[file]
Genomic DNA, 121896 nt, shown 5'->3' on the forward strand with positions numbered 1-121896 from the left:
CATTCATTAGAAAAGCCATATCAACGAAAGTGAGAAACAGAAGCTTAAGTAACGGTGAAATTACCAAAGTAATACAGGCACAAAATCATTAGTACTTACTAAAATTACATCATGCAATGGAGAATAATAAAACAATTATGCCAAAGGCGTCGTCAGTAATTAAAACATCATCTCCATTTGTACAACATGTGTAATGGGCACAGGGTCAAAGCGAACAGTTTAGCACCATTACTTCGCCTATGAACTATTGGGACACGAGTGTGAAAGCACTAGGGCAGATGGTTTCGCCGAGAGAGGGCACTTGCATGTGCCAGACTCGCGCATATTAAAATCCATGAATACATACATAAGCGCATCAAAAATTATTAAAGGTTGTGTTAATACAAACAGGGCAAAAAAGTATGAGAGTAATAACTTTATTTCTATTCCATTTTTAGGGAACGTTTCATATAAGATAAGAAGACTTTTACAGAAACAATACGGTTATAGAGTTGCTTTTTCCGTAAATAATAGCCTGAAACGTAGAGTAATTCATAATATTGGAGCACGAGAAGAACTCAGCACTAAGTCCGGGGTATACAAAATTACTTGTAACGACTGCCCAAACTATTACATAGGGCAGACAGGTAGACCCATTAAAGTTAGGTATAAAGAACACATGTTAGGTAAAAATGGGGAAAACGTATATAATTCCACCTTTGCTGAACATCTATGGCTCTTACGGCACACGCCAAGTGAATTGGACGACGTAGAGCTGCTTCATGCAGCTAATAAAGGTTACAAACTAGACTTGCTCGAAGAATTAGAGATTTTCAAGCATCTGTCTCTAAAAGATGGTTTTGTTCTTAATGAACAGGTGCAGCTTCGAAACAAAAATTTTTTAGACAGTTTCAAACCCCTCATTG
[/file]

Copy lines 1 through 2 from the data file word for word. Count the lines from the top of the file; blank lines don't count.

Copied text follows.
Genomic DNA, 121896 nt, shown 5'->3' on the forward strand with positions numbered 1-121896 from the left:
CATTCATTAGAAAAGCCATATCAACGAAAGTGAGAAACAGAAGCTTAAGTAACGGTGAAATTACCAAAGTAATACAGGCACAAAATCATTAGTACTTACTAAAATTACATCATGCAATGGAGAATAATAAAACAATTATGCCAAAGGCGTCGTCAGTAATTAAAACATCATCTCCATTTGTACAACATGTGTAATGGGCACAGGGTCAAAGCGAACAGTTTAGCACCATTACTTCGCCTATGAACTATTGGGACACGAGTGTGAAAGCACTAGGGCAGATGGTTTCGCCGAGAGAGGGCACTTGCATGTGCCAGACTCGCGCATATTAAAATCCATGAATACATACATAAGCGCATCAAAAATTATTAAAGGTTGTGTTAATACAAACAGGGCAAAAAAGTATGAGAGTAATAACTTTATTTCTATTCCATTTTTAGGGAACGTTTCATATAAGATAAGAAGACTTTTACAGAAACAATACGGTTATAGAGTTGCTTTTTCCGTAAATAATAGCCTGAAACGTAGAGTAATTCATAATATTGGAGCACGAGAAGAACTCAGCACTAAGTCCGGGGTATACAAAATTACTTGTAACGACTGCCCAAACTATTACATAGGGCAGACAGGTAGACCCATTAAAGTTAGGTATAAAGAACACATGTTAGGTAAAAATGGGGAAAACGTATATAATTCCACCTTTGCTGAACATCTATGGCTCTTACGGCACACGCCAAGTGAATTGGACGACGTAGAGCTGCTTCATGCAGCTAATAAAGGTTACAAACTAGACTTGCTCGAAGAATTAGAGATTTTCAAGCATCTGTCTCTAAAAGATGGTTTTGTTCTTAATGAACAGGTGCAGCTTCGAAACAAAAATTTTTTAGACAGTTTCAAACCCCTCATTG